June 10, 2021 • Mexico City, Mexico

Co-located with NAACL2021

SIGTYP2021 Proceedings are now available here
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Important Dates

  December 22, 2020:  First Call for Workshop Papers
  March 1, 2021:  Second Call for Workshop Papers
  March 15, 2021:March 29, 2021:  Paper submission deadline
  April 15, 2021:  Notification of acceptance
  April 26, 2021:  Camera-ready deadline
  June 10, 2021:  Workshop

Keynote Speakers

Workshop Description

Encouraged by the 2019 and 2020 workshops, the aim of the third edition of SIGTYP workshop is to act as a platform and a forum for the exchange of information between typology-related research, multilingual NLP, and other research areas that can lead to the development of truly multilingual NLP methods. The workshop is specifically aimed at raising awareness of linguistic typology and its potential in supporting and widening the global reach of multilingual NLP, as well as at introducing computational approaches to linguistic typology. It will foster research and discussion on open problems, not only within the active community working on cross- and multilingual NLP but also inviting input from leading researchers in linguistic typology. Starting from 2021, the workshop will be dedicated to a shared theme, a central topic that most keynote talks and discussions will be focused on. For instance, in 2021 we would like to follow up a recent debate on linguistic diversity (p-linguistics, the study of individual languages) and universalism (g-linguistics, the study of Human Language), see Haspelmath (2020); Evans and Levinson (2009). The process of annotation of highly cross-lingual corpora (such as recently introduced Universal Dependencies (Nivre et al., 2016) and UniMorph (Sylak-Glassman, 2016)) requires distinguishing language-specific, historically accidental phenomena from truly universal phenomena such as the fact that all languages have demonstratives (Diessel, 2014). Our workshop will serve as a platform to enable fruitful discussions on the topic.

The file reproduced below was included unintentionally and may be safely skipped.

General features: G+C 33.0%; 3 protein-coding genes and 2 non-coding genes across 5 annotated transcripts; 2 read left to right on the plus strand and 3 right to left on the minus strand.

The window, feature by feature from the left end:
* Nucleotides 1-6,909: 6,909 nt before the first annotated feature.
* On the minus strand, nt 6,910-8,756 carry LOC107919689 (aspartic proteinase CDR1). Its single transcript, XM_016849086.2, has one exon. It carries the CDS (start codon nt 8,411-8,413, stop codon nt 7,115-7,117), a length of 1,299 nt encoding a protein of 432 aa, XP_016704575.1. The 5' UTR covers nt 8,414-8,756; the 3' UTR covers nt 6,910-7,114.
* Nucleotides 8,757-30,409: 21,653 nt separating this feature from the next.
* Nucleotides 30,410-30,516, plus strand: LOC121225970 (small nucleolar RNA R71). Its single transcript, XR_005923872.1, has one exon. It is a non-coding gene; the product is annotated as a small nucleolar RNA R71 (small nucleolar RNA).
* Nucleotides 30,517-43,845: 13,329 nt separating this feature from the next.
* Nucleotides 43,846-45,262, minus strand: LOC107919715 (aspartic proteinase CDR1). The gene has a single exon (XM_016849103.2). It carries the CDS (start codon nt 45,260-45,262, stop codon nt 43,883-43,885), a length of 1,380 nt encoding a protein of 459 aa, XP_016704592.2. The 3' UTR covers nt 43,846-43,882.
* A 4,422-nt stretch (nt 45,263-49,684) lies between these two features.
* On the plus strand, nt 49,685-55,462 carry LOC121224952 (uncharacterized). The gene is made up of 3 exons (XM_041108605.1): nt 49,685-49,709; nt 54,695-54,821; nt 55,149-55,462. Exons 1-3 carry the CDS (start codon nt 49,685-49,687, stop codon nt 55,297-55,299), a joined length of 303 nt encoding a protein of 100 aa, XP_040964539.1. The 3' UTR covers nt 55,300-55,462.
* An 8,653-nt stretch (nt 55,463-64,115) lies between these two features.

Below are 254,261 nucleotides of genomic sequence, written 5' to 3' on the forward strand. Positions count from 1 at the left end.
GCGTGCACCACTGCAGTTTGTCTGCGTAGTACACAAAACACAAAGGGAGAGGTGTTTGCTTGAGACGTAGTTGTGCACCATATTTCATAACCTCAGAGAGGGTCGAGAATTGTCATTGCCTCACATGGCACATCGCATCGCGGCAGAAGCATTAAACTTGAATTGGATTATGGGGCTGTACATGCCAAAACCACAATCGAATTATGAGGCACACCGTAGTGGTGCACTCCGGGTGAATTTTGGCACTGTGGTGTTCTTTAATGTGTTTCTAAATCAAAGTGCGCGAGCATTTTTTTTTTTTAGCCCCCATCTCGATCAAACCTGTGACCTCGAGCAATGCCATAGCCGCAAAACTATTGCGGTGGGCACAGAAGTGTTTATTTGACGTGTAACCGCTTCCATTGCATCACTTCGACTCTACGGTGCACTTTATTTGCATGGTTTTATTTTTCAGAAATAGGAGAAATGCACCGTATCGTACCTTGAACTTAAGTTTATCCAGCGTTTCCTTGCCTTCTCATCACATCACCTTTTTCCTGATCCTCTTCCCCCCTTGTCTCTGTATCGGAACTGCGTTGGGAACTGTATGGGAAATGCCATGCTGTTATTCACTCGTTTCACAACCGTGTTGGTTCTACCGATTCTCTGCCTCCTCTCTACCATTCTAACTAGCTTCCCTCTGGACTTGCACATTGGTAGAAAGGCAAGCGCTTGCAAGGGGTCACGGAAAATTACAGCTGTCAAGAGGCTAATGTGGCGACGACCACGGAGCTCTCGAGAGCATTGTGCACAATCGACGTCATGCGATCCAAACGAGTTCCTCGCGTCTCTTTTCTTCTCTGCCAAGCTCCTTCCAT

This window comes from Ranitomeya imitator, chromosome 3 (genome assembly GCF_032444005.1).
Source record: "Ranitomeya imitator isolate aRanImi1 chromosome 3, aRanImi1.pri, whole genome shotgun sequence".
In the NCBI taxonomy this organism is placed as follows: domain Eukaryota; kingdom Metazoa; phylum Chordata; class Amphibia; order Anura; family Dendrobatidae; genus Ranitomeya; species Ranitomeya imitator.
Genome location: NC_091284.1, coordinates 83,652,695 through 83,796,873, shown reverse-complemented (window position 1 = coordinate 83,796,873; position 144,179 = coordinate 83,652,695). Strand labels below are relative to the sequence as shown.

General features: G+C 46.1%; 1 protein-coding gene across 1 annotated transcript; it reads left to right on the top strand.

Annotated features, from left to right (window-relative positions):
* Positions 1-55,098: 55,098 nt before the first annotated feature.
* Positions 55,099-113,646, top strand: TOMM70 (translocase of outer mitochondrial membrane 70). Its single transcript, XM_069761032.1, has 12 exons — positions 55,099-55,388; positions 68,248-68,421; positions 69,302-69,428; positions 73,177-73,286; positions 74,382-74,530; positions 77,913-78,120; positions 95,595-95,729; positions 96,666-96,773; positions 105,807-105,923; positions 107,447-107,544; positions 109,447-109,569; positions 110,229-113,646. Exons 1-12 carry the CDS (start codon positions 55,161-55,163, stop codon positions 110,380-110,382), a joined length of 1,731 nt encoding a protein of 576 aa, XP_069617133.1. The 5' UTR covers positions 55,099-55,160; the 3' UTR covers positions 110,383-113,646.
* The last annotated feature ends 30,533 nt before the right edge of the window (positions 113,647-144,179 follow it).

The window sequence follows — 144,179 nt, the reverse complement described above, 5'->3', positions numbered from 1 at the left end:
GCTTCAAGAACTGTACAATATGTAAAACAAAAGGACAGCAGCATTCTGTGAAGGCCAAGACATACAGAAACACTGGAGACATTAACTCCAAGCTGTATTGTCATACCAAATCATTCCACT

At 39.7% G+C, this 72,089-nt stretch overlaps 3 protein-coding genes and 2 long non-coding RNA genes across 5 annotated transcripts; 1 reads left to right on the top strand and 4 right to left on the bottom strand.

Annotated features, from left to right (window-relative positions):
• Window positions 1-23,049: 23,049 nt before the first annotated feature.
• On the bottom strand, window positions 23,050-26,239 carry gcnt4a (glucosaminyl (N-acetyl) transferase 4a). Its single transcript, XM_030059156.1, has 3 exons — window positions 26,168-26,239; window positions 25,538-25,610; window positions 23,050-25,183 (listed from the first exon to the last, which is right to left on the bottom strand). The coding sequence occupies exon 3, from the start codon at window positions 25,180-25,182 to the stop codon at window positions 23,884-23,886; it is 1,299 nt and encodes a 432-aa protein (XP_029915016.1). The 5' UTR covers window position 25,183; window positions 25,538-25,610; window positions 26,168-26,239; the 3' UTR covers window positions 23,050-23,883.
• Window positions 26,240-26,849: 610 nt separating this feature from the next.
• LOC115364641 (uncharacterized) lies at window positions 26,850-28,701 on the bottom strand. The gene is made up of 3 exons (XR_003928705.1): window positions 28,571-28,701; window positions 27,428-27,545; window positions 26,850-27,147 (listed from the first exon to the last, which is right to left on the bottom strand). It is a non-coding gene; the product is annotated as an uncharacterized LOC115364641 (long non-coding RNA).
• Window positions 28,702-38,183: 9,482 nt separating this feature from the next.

Main Topics

The workshop will provide focussed discussion on a range of topics, including (but not limited to) the following:

   • Language-independence in training, architecture design, and hyperparameter tuning. Is it possible (and if yes, how) to unravel unknown biases that hinder the cross-lingual performance of NLP algorithms and to leverage the knowledge on such biases in NLP algorithms?

   • Integration of typological features in language transfer and joint multilingual learning. In addition to established techniques such as “selective sharing”, are there alternative ways to encoding heterogeneous external knowledge in machine learning algorithms?

   • New applications. The application of typology to currently uncharted territories, i.e. the use typological information in NLP tasks where such information has not been investigated yet.

   • Automatic inference of typological features. The pros and cons of existing techniques (e.g. heuristics derived from morphosyntactic annotation, propagation from features of other languages, supervised Bayesian and neural models) and discussion on emerging ones.

   • Typology and interpretability. The use of typological knowledge for interpretation of hidden representations of multilingual neural models, multilingual data generation and selection, and typological annotation of texts.